“The African-American cemetery on Pine street represents one of the earliest, and potentially largest, slave cemeteries presently known in the Northeast…”

August 27, 2010 § 1 Comment

Joseph E. Diamond Ph.D. is an anthropologist who was hired by the City of Kingston under a grant from the NY State Office of Parks and Recreation to undertake a Stage 1A archeological survey for the city of Kingston.

In this letter dated January 6th, 1993 and written to Mayor John Amarello, Mr. Diamond relays this important information about the 17th century slave cemetery on Pine Street in Kingston: “The African-American cemetery on Pine street represents one of the earliest, and potentially largest (he notes that anywhere from hundreds to thousands are buried at the 157 Pine Street location) slave cemeteries known in the northeast”.

At this time, the property is privately owned with at least one house built on this sacred ground.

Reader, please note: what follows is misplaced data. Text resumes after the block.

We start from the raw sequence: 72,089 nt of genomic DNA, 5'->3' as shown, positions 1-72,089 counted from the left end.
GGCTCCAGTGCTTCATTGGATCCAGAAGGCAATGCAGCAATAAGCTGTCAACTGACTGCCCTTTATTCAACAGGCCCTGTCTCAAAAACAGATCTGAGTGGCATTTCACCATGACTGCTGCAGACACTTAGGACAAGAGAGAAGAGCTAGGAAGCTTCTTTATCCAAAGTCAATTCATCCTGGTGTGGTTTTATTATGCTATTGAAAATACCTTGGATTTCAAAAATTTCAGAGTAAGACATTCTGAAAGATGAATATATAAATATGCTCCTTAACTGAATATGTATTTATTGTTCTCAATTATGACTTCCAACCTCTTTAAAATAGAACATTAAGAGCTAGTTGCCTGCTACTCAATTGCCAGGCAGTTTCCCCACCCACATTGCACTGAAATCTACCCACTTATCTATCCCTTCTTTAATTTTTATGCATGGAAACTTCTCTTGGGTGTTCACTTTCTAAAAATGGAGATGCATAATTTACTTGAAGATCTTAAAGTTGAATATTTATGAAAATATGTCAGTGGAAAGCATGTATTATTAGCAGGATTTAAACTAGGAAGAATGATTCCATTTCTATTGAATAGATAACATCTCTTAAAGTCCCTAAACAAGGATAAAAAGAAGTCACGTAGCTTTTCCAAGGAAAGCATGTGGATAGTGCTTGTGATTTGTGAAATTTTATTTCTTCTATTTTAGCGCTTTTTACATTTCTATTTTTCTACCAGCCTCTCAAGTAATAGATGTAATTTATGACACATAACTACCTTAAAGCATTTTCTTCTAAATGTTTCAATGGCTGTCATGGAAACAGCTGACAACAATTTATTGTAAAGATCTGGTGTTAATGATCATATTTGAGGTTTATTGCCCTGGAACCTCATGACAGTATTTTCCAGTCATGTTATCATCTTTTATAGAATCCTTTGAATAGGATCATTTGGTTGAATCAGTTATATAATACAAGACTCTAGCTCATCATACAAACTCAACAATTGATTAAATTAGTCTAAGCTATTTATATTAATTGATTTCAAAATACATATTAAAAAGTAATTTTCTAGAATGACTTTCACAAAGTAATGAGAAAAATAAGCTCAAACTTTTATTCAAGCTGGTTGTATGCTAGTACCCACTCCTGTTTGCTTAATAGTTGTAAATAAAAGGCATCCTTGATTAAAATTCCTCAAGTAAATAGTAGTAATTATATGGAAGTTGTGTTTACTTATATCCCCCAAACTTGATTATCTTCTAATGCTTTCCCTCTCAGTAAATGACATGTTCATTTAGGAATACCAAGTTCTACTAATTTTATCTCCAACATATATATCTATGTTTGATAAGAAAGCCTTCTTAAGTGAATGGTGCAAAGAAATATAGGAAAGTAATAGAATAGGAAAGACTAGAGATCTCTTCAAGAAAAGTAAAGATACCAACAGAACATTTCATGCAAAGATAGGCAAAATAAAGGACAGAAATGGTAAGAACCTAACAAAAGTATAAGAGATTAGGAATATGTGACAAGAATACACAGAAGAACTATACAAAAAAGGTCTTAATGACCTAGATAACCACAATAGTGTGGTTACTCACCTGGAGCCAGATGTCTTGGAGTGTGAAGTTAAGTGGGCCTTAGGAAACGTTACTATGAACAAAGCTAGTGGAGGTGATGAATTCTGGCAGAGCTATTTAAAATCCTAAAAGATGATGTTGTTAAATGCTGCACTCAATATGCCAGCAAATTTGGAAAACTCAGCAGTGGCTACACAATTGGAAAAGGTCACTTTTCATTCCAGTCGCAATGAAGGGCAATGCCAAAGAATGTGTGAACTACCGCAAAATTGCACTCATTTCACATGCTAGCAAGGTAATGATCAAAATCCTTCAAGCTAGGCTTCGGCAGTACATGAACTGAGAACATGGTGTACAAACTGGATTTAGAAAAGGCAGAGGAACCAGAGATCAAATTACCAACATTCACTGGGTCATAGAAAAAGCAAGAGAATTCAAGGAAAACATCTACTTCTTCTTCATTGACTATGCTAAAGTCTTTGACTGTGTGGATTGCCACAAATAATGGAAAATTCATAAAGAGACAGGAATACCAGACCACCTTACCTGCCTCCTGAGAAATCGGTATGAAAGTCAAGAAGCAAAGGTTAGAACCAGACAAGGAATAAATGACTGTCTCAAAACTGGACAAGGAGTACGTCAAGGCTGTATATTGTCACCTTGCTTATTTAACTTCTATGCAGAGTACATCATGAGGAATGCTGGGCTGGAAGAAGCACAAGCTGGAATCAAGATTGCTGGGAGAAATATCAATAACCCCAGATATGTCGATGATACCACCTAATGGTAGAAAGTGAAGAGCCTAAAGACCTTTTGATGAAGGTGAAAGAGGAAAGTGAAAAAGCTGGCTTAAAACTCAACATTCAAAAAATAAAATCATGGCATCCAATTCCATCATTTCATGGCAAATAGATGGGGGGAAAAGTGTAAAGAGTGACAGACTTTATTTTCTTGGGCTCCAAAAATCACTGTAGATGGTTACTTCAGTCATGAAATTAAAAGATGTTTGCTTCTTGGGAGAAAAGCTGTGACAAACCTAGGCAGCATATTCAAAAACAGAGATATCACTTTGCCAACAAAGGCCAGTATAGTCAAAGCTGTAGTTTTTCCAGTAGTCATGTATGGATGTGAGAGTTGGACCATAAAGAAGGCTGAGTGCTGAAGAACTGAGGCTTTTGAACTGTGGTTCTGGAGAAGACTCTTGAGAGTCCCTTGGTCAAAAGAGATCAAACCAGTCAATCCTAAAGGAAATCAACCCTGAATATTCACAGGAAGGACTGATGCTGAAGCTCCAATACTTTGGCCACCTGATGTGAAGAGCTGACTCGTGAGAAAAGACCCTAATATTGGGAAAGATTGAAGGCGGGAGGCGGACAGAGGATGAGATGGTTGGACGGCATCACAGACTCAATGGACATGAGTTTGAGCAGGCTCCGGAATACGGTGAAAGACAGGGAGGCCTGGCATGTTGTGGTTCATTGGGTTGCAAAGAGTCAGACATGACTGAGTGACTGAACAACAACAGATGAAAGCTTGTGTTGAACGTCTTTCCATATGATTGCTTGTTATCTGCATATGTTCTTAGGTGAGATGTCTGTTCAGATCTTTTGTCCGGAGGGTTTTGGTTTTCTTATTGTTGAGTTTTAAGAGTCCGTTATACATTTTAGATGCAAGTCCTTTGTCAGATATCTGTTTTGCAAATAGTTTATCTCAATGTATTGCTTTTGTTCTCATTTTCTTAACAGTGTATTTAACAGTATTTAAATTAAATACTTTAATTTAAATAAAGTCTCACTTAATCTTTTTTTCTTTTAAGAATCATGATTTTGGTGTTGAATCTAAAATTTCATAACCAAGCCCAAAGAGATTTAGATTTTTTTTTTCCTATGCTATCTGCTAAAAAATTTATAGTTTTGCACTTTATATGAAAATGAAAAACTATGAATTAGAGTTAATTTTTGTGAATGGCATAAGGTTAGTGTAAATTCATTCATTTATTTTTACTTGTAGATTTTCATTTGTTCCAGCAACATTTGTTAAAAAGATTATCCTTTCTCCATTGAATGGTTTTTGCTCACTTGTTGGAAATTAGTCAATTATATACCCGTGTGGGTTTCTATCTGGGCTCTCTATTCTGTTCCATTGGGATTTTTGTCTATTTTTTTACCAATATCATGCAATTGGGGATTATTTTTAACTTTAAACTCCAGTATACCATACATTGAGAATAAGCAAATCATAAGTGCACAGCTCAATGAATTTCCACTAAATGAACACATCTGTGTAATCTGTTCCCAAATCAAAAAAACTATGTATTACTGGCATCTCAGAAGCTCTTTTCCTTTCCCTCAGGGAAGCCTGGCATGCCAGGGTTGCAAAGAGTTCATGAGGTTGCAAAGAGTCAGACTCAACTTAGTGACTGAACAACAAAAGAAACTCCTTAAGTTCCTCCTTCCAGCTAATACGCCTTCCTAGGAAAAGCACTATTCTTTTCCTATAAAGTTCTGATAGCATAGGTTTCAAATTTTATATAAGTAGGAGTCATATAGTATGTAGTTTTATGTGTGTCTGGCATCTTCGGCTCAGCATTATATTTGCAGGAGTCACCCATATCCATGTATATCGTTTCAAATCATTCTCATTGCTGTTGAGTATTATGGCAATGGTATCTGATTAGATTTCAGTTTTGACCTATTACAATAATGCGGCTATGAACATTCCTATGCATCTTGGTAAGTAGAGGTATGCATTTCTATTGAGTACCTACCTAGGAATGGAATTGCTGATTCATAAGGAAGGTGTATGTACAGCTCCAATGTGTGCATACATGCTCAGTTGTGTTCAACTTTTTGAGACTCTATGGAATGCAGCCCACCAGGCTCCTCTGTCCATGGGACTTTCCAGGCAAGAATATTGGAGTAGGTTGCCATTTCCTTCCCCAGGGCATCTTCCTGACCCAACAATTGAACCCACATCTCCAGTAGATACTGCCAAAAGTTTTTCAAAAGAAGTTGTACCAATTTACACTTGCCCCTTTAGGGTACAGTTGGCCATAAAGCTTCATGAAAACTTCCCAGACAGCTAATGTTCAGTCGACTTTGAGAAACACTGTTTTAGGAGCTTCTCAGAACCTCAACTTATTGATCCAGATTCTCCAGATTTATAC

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§ One Response to “The African-American cemetery on Pine street represents one of the earliest, and potentially largest, slave cemeteries presently known in the Northeast…”

  • Keith Stokes says:

    Congratulations on the restoration and recovery work on the Pine Street Cemetery. The oldest and largest intact enslaved and free African cemetery in America is in Newport, Rhode Island. The cemetery was established in 1705 and has burials of 17th, 18th and 19th century African and later African Americans. The cemetery also has many markers carved by African stone cutters.

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